Even with recently expanded over 15,000 specialized drug treatment facilities in the US, a relentless flood of new illicit drugs and intense demands are overwhelming the nation's drug control intervention system. Every new federal, state, and local drug laws and regulations are continually being monitored by drug manufacturers, and are often obsolesced by the time of their adoption and implementation of renewed and modified policies [3].
 

Historical trend

Looking back thirty years ago, major patient population among US substance abuse treatment facilities were mostly white males, thirty-five or older who were suffering from an alcohol dependency. Beginning late 1990s, pharmaceutical companies misinformed the medical community that patients would not become addicted to prescription opioid pain relievers, and healthcare providers began to prescribe them at greater rates [6,7]. In contrast to previous years, today substance abuse patients are half female, eighteen to eighty, and there would hardly be solely alcoholic individuals. Approximately 40 percent of over 730,000 substance abuse treatment admission assessments indicate that clients are suffering from drug and alcohol abuse combinations [8]. The accesses to a variety of substances, including prescription medications, have prompted notable changes in the nation-wide addiction problems. The challenges of the development of newer and stronger drugs keep emergency rooms on edge while drug test companies were at work creating new altered forms of medications and designer drugs.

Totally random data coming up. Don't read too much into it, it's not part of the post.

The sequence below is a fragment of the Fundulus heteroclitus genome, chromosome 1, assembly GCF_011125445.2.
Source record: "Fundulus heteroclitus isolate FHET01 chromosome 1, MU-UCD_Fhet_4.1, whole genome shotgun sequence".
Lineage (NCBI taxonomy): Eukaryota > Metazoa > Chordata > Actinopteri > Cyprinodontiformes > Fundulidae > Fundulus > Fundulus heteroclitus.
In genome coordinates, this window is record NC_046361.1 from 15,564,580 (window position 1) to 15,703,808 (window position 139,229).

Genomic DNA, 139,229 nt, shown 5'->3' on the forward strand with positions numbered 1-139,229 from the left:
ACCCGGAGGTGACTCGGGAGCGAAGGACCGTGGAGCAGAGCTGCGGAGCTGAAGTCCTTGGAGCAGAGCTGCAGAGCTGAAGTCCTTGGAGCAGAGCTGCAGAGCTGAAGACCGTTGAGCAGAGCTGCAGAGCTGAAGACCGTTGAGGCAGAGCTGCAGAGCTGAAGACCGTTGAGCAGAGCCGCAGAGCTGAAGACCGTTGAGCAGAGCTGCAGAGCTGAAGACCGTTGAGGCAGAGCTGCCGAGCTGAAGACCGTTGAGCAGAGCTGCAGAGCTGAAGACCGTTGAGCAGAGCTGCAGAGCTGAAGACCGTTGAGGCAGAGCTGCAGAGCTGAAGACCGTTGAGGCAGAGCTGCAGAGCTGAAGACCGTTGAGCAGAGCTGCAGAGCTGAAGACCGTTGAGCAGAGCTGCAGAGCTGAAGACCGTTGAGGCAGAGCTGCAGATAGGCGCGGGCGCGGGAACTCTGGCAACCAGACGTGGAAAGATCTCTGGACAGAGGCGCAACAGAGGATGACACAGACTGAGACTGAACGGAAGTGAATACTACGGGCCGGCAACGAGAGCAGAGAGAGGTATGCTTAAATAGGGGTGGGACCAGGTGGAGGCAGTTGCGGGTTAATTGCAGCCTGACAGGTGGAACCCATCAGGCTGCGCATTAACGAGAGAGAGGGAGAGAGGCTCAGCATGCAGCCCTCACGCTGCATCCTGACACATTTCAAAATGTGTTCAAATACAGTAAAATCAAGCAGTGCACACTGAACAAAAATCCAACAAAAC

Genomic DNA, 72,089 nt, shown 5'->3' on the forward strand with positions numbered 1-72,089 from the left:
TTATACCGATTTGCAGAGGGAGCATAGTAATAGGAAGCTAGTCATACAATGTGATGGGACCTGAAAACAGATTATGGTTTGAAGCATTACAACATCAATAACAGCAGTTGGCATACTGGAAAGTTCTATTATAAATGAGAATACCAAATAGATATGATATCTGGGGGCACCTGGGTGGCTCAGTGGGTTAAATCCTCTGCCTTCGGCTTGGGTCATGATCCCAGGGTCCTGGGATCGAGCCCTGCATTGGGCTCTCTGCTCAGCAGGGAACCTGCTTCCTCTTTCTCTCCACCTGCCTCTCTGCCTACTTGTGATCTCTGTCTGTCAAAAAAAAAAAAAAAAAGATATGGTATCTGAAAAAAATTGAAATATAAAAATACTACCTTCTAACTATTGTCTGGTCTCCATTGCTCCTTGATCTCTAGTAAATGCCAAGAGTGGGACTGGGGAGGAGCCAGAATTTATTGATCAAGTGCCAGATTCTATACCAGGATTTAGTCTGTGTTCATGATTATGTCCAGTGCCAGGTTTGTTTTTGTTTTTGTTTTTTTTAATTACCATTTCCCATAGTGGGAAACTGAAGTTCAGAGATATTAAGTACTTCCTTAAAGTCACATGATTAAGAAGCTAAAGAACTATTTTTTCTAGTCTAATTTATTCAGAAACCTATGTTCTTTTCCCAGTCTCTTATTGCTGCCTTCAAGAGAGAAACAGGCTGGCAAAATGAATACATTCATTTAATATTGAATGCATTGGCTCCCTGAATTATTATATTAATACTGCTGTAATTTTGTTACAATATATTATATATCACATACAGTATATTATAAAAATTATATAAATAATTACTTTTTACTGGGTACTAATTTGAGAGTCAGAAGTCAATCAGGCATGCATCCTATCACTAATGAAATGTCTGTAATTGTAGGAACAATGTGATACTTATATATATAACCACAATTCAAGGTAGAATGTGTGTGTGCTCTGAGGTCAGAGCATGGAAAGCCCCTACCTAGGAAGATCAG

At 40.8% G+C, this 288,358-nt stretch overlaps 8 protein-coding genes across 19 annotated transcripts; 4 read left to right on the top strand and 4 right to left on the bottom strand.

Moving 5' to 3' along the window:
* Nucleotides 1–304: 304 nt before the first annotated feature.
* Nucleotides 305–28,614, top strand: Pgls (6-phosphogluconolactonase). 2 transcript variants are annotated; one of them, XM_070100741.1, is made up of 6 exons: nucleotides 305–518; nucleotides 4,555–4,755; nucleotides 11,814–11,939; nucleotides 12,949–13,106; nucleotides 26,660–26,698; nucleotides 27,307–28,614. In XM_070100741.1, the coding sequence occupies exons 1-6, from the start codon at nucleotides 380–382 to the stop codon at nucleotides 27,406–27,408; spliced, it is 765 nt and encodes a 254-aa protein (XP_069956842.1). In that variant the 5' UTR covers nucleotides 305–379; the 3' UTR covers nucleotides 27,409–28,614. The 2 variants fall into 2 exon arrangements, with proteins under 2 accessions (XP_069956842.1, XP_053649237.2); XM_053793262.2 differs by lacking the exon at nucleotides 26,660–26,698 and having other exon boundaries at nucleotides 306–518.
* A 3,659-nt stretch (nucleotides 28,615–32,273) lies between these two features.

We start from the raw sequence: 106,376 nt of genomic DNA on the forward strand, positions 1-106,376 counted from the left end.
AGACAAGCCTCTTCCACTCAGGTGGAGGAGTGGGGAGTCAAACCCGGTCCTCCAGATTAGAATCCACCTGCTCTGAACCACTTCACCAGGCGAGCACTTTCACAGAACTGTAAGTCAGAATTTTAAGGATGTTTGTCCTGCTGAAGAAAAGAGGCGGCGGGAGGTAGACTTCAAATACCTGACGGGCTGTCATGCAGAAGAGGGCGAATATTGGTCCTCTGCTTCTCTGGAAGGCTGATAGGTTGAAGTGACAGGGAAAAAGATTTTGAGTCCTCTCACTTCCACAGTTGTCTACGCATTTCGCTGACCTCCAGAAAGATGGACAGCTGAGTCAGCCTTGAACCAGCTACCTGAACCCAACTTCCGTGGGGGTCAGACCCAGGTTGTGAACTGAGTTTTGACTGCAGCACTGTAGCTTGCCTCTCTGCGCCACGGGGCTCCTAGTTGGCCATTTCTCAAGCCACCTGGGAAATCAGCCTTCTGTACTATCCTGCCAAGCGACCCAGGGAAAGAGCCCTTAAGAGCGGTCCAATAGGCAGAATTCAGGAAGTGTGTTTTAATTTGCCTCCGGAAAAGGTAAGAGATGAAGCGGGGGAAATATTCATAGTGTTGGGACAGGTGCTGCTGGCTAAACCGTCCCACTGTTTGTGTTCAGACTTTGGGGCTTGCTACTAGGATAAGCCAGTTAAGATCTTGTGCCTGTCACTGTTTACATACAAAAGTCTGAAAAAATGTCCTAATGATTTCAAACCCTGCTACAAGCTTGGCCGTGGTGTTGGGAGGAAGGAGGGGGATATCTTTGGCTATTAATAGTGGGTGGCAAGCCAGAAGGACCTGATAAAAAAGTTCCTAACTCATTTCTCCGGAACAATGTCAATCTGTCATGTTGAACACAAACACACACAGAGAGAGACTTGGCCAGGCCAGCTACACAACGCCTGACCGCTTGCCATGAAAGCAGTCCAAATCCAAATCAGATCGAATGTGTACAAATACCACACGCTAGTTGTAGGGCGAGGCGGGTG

SAMHSA [9], issued an alarming report that in an estimated 119 million Americans aged 12 or older, who used prescription psychotherapeutic drugs during 2014, represented over 44 percent of the US population. Over 97 million people used pain relievers, approximately 39 million used tranquilizers, about 17 million used stimulants, and over 18 million used sedatives. During the same year 2014, estimated 18 million people aged 12 or older misused prescription psychotherapeutic drugs in the previous year. The number of misuse included over 12 million people-six million who misused tranquilizers, over five million who misused stimulants, and over one million who misused sedatives. Overall, however, most people (estimated 84 percent) who used prescription drugs during 2014 did not misuse them.

Age and stage

One of the most serious trends in the substance abusing population is the age of the onset of drug use. Today the average age of onset is twelve years of age and young adults aged 15-24 years is showing over 113% increase in unintentional drug overdose fatality, and most states and local facilities are incapable of reversing this growing epidemic [1]. The use of mind altering, mood-enhancing chemicals before puberty and adolescent development is resulting in more serious subsequent consequences for a substantial number of individuals. Thus, the need for prevention and intervention for teens is now one of the most important aspects of contemporary substance abuse professional training [9].